“Who is this middle-aged woman in the blue Honda?” July begins her novel, introducing her narrator Cheryl, as an everywoman but when July begins giving us a tour into the interior space of our narrator we find she lives in a bubble, her attempts to navigate the social world gives us more than a few cringe-worthy moments as when dealing with her bully of a roommate Clee and her crazy obsession with a man 22 years her senior, Phillip.
Cheryl’s insights into the world at times feel alien, as she looks wide-eyed at the banal everyday and deconstructs to show us how exactly abused the world around is. Calling Beckett. As when Cheryl observes a soap dispenser, “Someone took a large bottle of soap and poured into this serious looking machine.” or when July keenly observes the weird ways in which women observe their bodies, as when her boss Suzanne explains to her that she is pear shaped, “This is how your body is shaped. See? Teeny tiny on top and not so tiny on the bottom’ then she explained the illusion created by wearing dark colors on the bottom and bright colors on top. when I see other women with this color combination I check to see if they’re a pear too and they always are–two pears can’t fool each other” (5)
We all know the music that’s supposed to accompany Hollywood depictions of history, let alone the real-life, freedom-fighting icons whose charisma transcends any imagined depiction of them. For whether they’re Michael Collins leading Irish guerillas, William Wallace swinging a sword for Scotland or Mahatma Gandhi traversing India with a walking stick, audiences know they’ll hear the lofty noble strains of a symphonic orchestra – as mixed in with melodic ethnicity if the subject allows. Indeed, there’s nothing like a symphony to stoke the fires of justice, whether lit with cries of violence, or asking for the complete restraint of it in the face of those who’d do grievous harm to the righteous.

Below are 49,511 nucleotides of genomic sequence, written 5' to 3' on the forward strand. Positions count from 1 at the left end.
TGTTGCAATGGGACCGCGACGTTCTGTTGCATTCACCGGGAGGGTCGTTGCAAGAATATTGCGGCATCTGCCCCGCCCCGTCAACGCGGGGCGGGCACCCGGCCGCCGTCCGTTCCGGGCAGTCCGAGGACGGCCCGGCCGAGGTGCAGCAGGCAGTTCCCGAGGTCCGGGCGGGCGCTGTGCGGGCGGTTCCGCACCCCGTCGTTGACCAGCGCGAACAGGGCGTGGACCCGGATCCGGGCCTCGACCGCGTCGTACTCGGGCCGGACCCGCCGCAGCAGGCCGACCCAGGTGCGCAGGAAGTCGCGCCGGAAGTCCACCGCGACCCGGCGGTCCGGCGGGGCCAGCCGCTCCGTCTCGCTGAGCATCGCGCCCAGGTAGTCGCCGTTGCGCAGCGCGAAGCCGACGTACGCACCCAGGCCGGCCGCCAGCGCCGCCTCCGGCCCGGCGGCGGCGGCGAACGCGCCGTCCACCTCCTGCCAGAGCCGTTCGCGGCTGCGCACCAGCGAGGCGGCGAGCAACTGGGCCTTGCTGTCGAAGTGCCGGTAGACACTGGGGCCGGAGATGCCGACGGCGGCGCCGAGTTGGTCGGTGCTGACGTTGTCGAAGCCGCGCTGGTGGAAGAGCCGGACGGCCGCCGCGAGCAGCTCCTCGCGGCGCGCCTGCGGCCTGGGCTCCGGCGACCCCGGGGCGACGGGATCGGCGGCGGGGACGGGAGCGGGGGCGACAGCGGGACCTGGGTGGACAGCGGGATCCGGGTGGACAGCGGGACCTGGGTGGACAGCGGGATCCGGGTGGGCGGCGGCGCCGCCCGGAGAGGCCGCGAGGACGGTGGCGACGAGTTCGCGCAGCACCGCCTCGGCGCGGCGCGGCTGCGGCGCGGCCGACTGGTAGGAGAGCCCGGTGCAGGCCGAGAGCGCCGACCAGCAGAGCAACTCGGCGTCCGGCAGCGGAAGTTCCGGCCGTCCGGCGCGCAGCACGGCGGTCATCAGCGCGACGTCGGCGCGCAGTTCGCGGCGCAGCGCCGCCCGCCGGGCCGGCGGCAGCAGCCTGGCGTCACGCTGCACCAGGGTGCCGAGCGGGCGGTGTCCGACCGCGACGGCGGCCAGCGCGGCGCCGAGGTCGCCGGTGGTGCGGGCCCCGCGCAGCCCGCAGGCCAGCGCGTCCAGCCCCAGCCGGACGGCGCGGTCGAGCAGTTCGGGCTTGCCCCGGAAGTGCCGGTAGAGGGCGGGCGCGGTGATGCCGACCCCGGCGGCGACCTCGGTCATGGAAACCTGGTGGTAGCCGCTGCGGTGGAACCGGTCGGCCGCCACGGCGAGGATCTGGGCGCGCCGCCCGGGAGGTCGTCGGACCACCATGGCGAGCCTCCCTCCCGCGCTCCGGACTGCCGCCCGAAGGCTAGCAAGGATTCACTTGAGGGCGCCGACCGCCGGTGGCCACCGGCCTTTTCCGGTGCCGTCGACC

In the civilly disobedient musical case of Martin Luther King Jr. the impact of “Selma’s” score comes from its subtlety of meeting racist fury with soft dignity, as the jazz, soul and spiritual rhythms of an oppressed black nation join hands with a measured symphonic approach, especially when detailing the movement’s effect on a troubled marriage through soft strings and piano. Yet this is also a soundtrack that truly knows when to raise its emotional fist to shattering orchestral effect – both in getting across King’s still unmet call for racial equality, as well as announcing an impressive new voice on the major scoring scene.